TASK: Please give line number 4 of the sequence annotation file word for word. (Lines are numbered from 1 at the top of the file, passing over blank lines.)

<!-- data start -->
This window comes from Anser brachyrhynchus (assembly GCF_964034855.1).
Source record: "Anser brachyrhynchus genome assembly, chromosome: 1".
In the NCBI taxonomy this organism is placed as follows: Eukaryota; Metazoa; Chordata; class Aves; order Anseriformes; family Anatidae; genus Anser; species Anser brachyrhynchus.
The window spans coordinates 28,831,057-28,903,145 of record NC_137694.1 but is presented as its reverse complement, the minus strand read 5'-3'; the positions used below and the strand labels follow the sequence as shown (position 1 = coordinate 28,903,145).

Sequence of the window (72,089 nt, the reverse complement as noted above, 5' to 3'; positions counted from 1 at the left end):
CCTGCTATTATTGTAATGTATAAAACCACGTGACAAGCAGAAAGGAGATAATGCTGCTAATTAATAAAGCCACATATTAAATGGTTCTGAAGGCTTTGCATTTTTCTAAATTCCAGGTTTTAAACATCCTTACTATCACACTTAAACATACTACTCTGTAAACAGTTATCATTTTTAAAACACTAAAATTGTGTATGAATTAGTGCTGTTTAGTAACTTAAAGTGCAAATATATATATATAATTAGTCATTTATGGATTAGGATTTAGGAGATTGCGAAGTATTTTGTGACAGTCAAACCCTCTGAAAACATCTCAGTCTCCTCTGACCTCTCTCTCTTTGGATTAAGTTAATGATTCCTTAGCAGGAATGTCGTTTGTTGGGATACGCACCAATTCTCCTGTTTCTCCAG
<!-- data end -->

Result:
The window spans coordinates 28,831,057-28,903,145 of record NC_137694.1 but is presented as its reverse complement, the minus strand read 5'-3'; the positions used below and the strand labels follow the sequence as shown (position 1 = coordinate 28,903,145).